Given their nature, the majority of short-term studies (13/17) had a low risk of attrition bias. Among the intermediate-term studies only six of 14 were assigned a low risk of bias, with one study (Rowbotham 2003) assigned a high risk. In this study 12/43 participants in the high-dose levorphanol arm and 3/38 in the low-dose arm withdrew from the study due to adverse events. All other studies were assigned an unclear risk: Frank 2008 reported both available case analysis and per protocol analysis, but a greater number of subjects withdrew due to side effects while assigned an opioid; in Gilron 2005 withdrawals (16/57) were evenly distributed among groups, but reasons for withdrawal not fully described; Gimbel 2003 and Hanna 2008 imputed data using last observation carried forward (LOCF); Huse 2001 made no mention of how missing data were imputed; in Morley 2003 only study completers were analyzed, six participants withdrew from the high-dose phase due to severe nausea - three while taking placebo, three while taking methadone - while number of withdrawals were small, group sizes were also small. Finally, Raja 2002 employed an ITT analysis. For participants who did not complete a treatment period, the last three available pain ratings were used. However, the number of participants who did not complete the opioid phase was not reported.
The vast majority of both short- and intermediate-term studies reported data on all of the outcomes described in their Methods sections. While study protocols were not available for any of the reported trials, and it is therefore possible that certain outcomes were measured but not reported, the widespread reporting of pain intensity and pain relief values leads us to believe that reporting was complete for most studies.
Other potential sources of bias
Treatment group size was an issue, particularly in short-term studies. Numbers enrolled in each study ranged from 7 to 79 in short-term trials, with five studies enrolling fewer than 10 participants (Arner 1988; Eide 1994; Eide 1995; Jadad 1992; Max 1995) and a further five enrolling fewer than 20 participants (Attal 2002; Jorum 2003; Kupers 1991 central; Leung 2001; Rowbotham 1991). In intermediate-term studies, enrolled arms (parallel studies) or phases (cross-over studies) ranged in size from 12 to 169 participants. Amongst the intermediate-term studies, the mean number of participants enrolled in each arm in parallel studies was 60, whereas the mean total enrolment size in cross-over studies was 52. Studies with small group sizes may overestimate efficacy (Moore 1998; Nuesch 2010).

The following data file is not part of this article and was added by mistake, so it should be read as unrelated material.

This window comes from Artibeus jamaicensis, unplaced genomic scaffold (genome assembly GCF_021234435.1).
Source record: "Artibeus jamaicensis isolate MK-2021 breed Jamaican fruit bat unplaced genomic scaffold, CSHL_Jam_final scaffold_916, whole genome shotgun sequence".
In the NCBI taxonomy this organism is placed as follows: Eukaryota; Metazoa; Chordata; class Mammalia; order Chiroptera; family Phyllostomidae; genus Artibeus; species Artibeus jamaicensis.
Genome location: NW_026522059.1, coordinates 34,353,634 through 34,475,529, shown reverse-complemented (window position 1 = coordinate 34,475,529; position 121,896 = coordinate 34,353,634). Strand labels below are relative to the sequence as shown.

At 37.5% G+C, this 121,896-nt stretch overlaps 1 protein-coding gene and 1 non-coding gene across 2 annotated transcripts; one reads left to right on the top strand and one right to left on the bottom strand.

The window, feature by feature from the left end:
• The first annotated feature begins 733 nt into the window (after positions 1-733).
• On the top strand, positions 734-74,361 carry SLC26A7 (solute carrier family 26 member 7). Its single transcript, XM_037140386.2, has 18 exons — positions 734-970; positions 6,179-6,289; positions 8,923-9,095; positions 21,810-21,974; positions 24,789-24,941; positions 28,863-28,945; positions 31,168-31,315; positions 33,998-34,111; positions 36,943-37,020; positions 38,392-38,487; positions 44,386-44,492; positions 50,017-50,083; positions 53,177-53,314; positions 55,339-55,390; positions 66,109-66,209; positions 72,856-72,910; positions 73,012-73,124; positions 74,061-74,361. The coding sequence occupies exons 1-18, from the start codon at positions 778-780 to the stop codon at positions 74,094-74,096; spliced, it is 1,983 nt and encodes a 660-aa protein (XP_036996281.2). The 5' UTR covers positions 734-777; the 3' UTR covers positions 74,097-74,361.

Evidence from trials in people with arthritis shows that studies lasting less than eight weeks overestimate the effect of treatment (Moore 2010b); the same may be true in studies of neuropathic pain, given that typically both are chronic conditions. Of the 14 intermediate-term studies, nine had treatment phases that lasted less than eight weeks (Frank 2008; Gilron 2005; Gimbel 2003; Harke 2001; Huse 2001; Morley 2003; Watson 1998; Watson 2003; Zin 2010), and only one study was conducted over 12 weeks (Hanna 2008). The five parallel studies had a mean duration of 6.4 weeks, whereas the nine cross-over studies had a mean duration of 5.7 weeks.
Effects of interventions
Our updated search added two cross-over and one parallel study, which provided additional efficacy data for opioids in 125 participants with neuropathic pain. None of the three studies presented data in a format that we were able to add to our short-term study meta-analyses. In total, 17 RCTs provided efficacy data for acute exposure to opioids in 392 participants with neuropathic pain. In the three new studies, drugs were administered buccally (Simpson 2007) and intravenously (Juarez-Pichardo 2009; Wallace 2006). In total, drugs were administered intravenously in 14 trials, orally in one (Max 1988), intramuscularly in one (Rabben 1999) and buccally in one (Simpson 2007). The duration of treatment varied from seconds (i.e. a single intramuscular injection) to eight hours, but was less than one hour in 10 trials. The tested drug was morphine in seven trials, alfentanil in four, fentanyl in two, and oxycodone, meperidine, codeine, or the investigational drug CJC-1008 (a chemical modification of the opioid peptide dynorphin A) in one trial each. Placebo was used as a control in 14 trials. The diagnosis was specified in all trials: four trials included people with postherpetic neuralgia (PHN) only (Eide 1994; Max 1988; Rowbotham 1991; Wallace 2006); two involved people with post-traumatic neuralgia (Jorum 2003; Max 1995); in seven, participants with mixed neuropathies were studied (Arner 1988; Dellemijn 1997; Jadad 1992; Juarez-Pichardo 2009; Kupers 1991 central; Kupers 1991 peripheral; Leung 2001; Simpson 2007); two included people with central pain (Attal 2002; Eide 1995); one involved people with secondary (e.g. post-traumatic) trigeminal neuropathy (Rabben 1999); and one enrolled participants with postamputation stump and phantom pain (Wu 2002 phantom limb; Wu 2002 stump). Considerable variation between studies in duration of treatment, and method of pain assessment allowed only limited quantitative synthesis of data.
A change in spontaneous pain intensity was the primary outcome measure in 16 trials. Authors reported mixed results with respect to the analgesic efficacy of opioids for neuropathic pain in general and for specific conditions (i.e. PHN, post-traumatic neuralgia, and central pain). Eight trials showed greater efficacy of the tested opioid versus placebo (Dellemijn 1997; Eide 1995; Jorum 2003; Leung 2001; Rowbotham 1991; Wallace 2006; Wu 2002 phantom limb; Wu 2002 stump) or another active intervention (tramadol, Juarez-Pichardo 2009). In contrast, in five trials, researchers observed equivalent efficacy for opioids and placebo (Arner 1988; Attal 2002; Eide 1994; Max 1988; Max 1995). Two trials demonstrated partial efficacy, meaning that some participants responded to the opioid treatment while others did not (Jadad 1992; Rabben 1999). Another trial showed a reduction in the affective but not in the sensory component of pain (Kupers 1991 central; Kupers 1991 peripheral).